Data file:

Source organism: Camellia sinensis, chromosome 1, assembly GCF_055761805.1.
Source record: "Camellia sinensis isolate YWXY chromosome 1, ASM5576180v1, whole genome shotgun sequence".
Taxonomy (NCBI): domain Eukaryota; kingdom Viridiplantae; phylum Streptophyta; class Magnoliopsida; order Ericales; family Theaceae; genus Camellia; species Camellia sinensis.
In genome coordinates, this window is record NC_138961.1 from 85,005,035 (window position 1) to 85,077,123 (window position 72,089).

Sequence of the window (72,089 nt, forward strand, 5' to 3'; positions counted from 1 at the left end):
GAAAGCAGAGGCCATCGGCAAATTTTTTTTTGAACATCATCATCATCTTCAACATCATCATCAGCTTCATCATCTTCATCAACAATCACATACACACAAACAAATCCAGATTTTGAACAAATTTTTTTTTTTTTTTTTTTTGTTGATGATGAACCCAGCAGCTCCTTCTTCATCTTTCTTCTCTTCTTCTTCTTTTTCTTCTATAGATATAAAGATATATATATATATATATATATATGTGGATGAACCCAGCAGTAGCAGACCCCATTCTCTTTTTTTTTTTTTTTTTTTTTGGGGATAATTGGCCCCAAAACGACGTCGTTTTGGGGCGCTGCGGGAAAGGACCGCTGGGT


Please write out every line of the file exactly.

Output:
Source organism: Camellia sinensis, chromosome 1, assembly GCF_055761805.1.
Source record: "Camellia sinensis isolate YWXY chromosome 1, ASM5576180v1, whole genome shotgun sequence".
Taxonomy (NCBI): domain Eukaryota; kingdom Viridiplantae; phylum Streptophyta; class Magnoliopsida; order Ericales; family Theaceae; genus Camellia; species Camellia sinensis.
In genome coordinates, this window is record NC_138961.1 from 85,005,035 (window position 1) to 85,077,123 (window position 72,089).

Sequence of the window (72,089 nt, forward strand, 5' to 3'; positions counted from 1 at the left end):
GAAAGCAGAGGCCATCGGCAAATTTTTTTTTGAACATCATCATCATCTTCAACATCATCATCAGCTTCATCATCTTCATCAACAATCACATACACACAAACAAATCCAGATTTTGAACAAATTTTTTTTTTTTTTTTTTTTGTTGATGATGAACCCAGCAGCTCCTTCTTCATCTTTCTTCTCTTCTTCTTCTTTTTCTTCTATAGATATAAAGATATATATATATATATATATATATGTGGATGAACCCAGCAGTAGCAGACCCCATTCTCTTTTTTTTTTTTTTTTTTTTTGGGGATAATTGGCCCCAAAACGACGTCGTTTTGGGGCGCTGCGGGAAAGGACCGCTGGGT